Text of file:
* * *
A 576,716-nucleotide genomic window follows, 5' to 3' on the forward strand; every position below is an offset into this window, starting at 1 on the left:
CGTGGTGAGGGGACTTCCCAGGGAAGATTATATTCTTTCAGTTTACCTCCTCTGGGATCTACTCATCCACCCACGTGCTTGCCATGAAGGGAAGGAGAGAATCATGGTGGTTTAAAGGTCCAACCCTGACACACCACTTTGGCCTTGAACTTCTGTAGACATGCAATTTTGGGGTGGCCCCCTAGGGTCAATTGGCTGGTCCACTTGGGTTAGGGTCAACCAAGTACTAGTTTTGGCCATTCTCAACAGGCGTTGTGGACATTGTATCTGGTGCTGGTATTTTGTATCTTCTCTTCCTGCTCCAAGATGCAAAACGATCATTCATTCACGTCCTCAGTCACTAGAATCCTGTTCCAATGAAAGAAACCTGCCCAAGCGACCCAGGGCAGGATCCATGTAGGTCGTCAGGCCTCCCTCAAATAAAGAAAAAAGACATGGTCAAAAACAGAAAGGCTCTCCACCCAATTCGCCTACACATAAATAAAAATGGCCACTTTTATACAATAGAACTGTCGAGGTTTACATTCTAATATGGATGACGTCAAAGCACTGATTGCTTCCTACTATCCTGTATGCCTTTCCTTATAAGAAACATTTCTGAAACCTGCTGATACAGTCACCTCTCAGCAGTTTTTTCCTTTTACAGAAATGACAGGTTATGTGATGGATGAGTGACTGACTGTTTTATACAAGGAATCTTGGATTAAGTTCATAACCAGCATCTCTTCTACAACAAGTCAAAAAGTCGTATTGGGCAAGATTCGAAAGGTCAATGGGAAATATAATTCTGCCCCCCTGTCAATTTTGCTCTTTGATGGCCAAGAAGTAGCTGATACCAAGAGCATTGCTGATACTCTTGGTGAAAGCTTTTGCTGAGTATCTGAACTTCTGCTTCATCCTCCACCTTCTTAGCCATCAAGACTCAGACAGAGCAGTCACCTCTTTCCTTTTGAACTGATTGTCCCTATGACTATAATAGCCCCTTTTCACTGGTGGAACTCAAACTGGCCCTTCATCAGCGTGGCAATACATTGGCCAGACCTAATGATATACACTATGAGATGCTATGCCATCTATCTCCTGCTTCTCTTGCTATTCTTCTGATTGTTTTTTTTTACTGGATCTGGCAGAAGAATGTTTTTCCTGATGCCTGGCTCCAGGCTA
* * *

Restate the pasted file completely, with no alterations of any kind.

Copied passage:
A 576,716-nucleotide genomic window follows, 5' to 3' on the forward strand; every position below is an offset into this window, starting at 1 on the left:
CGTGGTGAGGGGACTTCCCAGGGAAGATTATATTCTTTCAGTTTACCTCCTCTGGGATCTACTCATCCACCCACGTGCTTGCCATGAAGGGAAGGAGAGAATCATGGTGGTTTAAAGGTCCAACCCTGACACACCACTTTGGCCTTGAACTTCTGTAGACATGCAATTTTGGGGTGGCCCCCTAGGGTCAATTGGCTGGTCCACTTGGGTTAGGGTCAACCAAGTACTAGTTTTGGCCATTCTCAACAGGCGTTGTGGACATTGTATCTGGTGCTGGTATTTTGTATCTTCTCTTCCTGCTCCAAGATGCAAAACGATCATTCATTCACGTCCTCAGTCACTAGAATCCTGTTCCAATGAAAGAAACCTGCCCAAGCGACCCAGGGCAGGATCCATGTAGGTCGTCAGGCCTCCCTCAAATAAAGAAAAAAGACATGGTCAAAAACAGAAAGGCTCTCCACCCAATTCGCCTACACATAAATAAAAATGGCCACTTTTATACAATAGAACTGTCGAGGTTTACATTCTAATATGGATGACGTCAAAGCACTGATTGCTTCCTACTATCCTGTATGCCTTTCCTTATAAGAAACATTTCTGAAACCTGCTGATACAGTCACCTCTCAGCAGTTTTTTCCTTTTACAGAAATGACAGGTTATGTGATGGATGAGTGACTGACTGTTTTATACAAGGAATCTTGGATTAAGTTCATAACCAGCATCTCTTCTACAACAAGTCAAAAAGTCGTATTGGGCAAGATTCGAAAGGTCAATGGGAAATATAATTCTGCCCCCCTGTCAATTTTGCTCTTTGATGGCCAAGAAGTAGCTGATACCAAGAGCATTGCTGATACTCTTGGTGAAAGCTTTTGCTGAGTATCTGAACTTCTGCTTCATCCTCCACCTTCTTAGCCATCAAGACTCAGACAGAGCAGTCACCTCTTTCCTTTTGAACTGATTGTCCCTATGACTATAATAGCCCCTTTTCACTGGTGGAACTCAAACTGGCCCTTCATCAGCGTGGCAATACATTGGCCAGACCTAATGATATACACTATGAGATGCTATGCCATCTATCTCCTGCTTCTCTTGCTATTCTTCTGATTGTTTTTTTTTACTGGATCTGGCAGAAGAATGTTTTTCCTGATGCCTGGCTCCAGGCTA